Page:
Gilly Withers writes:….
Stefan Reynolds was the speaker at the Benedict’s Well Zoom meeting on Monday 27th July. His topic was : The Rule of St Benedict on Relationships: Living the Monastic Archetype in the Home & Family. If you did not see it, it is available on YouTube. The link is :https://www.youtube.com/watch?v=5Ja_ipg3q-8
In his talk he referred to the writing of Raimundo Pannikar. He summarised some of the teaching and has kindly made his notes available for distribution. I am attaching to this email the notes taken by Stefan when reading Chapter One of Raimundo Panikkar’s book, Blessed Simplicity: The Monk as Universal Archetype.
Raimundo Panikkar ‘The Monastic Archetype’, in Blessed Simplicity, 1982. pp. 7-16
“To speak of ‘the archetype of the monk in everyone’ assumes there is an aspect of what it is to be human that is, in some way, modelled by the monk or nun… This is not to say (as has been said at times in history and in religions both East and West) that the monk or nun is the real prototype for human life. No, the monk or nun is only one way to realise what it is to be human, and real monks may do this with greater or lesser success. Yet it is an aspect of being human that is very important and often forgotten among all the other business of life.
What then is this monastic archetype? Here we are faced immediately with a polarity: On the one hand monasticism is something special, seemingly difficult, even strange in the eyes of the world, with tinges of social and cultural non-conformity; on the other hand, it is something so very much human, that is can be claimed ultimately to be the vocation of every human being, what everybody should be or is called upon to be in some way or other, sooner or later.
The monastic archetype is a dimension of human life. Such is the richness and complexity of human nature that this can never be the whole story, but it is an important one which some are called to witness to more completely in their lives. To be a husband, a wife, a parent, a worker, an artist, these are all archetypes of what is it to be human. But there is a little bit of the monk in everyone also. Every human being has a monastic dimension that each of us must realise in different ways.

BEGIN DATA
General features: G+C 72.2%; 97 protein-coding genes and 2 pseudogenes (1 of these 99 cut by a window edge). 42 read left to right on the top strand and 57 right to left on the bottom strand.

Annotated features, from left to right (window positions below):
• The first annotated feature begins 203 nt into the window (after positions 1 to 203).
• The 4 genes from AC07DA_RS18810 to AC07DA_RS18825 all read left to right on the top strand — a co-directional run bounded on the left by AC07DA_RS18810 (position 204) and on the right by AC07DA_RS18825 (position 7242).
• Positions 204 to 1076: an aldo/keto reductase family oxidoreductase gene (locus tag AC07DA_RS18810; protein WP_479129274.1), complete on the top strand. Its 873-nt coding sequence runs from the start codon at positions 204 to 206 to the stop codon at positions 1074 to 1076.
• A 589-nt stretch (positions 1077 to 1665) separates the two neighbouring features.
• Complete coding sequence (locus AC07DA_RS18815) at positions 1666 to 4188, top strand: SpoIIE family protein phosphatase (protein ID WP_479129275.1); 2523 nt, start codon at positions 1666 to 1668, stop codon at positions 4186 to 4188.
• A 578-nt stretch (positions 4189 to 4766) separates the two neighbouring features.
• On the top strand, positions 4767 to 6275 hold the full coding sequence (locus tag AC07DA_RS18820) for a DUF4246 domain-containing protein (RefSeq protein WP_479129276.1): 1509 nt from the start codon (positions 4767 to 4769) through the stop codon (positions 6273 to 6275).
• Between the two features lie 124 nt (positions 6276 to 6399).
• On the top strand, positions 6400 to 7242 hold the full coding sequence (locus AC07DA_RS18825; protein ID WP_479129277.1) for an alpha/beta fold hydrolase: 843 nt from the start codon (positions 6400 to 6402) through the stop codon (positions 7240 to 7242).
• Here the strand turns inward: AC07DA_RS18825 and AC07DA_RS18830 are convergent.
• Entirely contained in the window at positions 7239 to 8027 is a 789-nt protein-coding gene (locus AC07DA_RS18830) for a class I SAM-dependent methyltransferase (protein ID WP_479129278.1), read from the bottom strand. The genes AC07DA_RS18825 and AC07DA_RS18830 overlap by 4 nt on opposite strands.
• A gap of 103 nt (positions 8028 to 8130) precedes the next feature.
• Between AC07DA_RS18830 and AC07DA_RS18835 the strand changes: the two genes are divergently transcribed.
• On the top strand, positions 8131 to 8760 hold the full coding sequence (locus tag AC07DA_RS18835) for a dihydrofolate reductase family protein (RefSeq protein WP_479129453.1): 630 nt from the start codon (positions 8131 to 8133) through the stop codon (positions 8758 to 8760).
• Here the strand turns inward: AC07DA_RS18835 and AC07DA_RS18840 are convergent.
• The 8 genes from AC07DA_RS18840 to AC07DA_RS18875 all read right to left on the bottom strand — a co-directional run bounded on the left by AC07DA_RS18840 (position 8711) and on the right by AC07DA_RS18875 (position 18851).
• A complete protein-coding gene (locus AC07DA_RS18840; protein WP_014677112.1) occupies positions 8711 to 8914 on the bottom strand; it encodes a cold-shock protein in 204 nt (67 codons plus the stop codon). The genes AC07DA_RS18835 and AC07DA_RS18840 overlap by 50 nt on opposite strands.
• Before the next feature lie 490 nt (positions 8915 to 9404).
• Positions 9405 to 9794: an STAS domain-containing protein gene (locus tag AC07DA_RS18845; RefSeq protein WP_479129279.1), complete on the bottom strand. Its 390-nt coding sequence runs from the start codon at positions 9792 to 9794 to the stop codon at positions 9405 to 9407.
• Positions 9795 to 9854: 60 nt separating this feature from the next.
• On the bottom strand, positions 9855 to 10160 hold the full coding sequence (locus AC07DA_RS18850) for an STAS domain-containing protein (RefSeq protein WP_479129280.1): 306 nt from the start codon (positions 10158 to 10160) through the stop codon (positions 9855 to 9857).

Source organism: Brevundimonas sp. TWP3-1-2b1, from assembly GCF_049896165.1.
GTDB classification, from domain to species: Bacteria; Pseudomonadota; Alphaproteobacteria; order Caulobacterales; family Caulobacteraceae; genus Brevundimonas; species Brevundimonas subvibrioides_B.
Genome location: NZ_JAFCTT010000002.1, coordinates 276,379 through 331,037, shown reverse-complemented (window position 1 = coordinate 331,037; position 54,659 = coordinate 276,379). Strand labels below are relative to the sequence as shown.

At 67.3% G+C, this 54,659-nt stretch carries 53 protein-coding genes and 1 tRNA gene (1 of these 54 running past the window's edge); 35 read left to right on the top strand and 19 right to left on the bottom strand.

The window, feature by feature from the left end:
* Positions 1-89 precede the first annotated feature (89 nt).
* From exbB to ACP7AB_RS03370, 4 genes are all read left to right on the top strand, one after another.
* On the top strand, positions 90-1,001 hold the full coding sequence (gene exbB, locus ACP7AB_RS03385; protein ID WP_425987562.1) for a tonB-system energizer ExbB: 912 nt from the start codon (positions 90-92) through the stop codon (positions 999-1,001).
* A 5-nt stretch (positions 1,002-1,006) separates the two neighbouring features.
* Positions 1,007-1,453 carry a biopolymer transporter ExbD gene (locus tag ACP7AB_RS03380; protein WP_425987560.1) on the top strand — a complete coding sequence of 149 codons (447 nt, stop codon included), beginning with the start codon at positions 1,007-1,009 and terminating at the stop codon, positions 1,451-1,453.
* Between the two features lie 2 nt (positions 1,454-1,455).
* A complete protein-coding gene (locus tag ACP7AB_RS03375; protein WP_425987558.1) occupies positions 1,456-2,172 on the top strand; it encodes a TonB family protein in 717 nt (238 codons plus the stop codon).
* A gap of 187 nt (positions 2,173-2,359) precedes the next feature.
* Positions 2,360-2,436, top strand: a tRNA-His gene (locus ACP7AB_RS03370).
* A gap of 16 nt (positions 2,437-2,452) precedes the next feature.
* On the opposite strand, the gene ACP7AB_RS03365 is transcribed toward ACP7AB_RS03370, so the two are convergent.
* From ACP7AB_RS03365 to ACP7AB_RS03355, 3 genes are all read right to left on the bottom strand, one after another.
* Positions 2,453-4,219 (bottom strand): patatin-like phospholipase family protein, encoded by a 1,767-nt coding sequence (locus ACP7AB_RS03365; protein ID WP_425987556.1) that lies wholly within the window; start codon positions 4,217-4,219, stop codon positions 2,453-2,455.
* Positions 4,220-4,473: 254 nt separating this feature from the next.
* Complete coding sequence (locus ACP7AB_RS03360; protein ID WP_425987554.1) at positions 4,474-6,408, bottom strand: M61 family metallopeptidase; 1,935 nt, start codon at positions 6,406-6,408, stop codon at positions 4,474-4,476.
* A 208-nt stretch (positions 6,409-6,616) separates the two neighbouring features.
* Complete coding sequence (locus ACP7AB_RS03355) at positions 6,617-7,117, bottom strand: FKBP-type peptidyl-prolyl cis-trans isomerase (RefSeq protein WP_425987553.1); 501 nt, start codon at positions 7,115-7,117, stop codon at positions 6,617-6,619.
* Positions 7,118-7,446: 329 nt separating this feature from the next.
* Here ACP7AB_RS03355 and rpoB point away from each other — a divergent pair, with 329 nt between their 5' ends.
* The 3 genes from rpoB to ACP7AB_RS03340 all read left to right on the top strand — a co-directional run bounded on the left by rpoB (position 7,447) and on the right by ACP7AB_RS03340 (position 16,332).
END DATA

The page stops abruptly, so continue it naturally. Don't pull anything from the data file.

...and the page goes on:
My hypothesis is that the archetype of which the monk or the nun are an expression, corresponds to one dimension of ‘what it is to be human’, so that every human being has potentially the possibility of realising this dimension. Monkhood is a dimension that has to be integrated with the other dimensions of human life in order to fulfil human nature. Man does not live on monastic life alone… Not everyone can or should enter a monastery, but everybody has a monastic dimension that ought to be cultivated. Monkhood is a constituent, a part, a dimension of what it is to be human, it is one archetype.
Now we must address what is this aspect of being human that is expressed in the monk or nun? One does not become a monk in order to do something or even to acquire anything, not even virtue. It is about learning to be, to be who we are, learning to accept ourselves with our limitations but also our longings. The monk does not become a monk just because of a desire. We will be reminded on the path, again and again, that we must let go of all desires. But it is an aspiration, an urge. It is not because one wills it that one becomes a monk. We must let go of self-will. But the monk is compelled, as it were, by an experience that can only be expressed by giving their life.
What is this experience that impels the monastic response? It is an experience of the goal of life, on the one hand, already there, but it is also an experience of the absence of that goal, of not having reached it, which impels us. A sense of coming home, and yet of being on a journey, of having arrived and yet of being on the way.
To what does the monastic archetype point and what does it express? For me it represents the search for the centre that is both the source and goal of life. In as much as we try to unify our lives around the centre of who we are, all of us have something of the monk in us. This centre has no identity – we cannot say it is male, female, religious or lay, young or old, eastern or western, Christian or say Buddhist. This centre, by virtue of being a centre, is immanent to the human being; but at the same time; by virtue of being as yet unattained, it is what impels us ever beyond what we know of ourselves.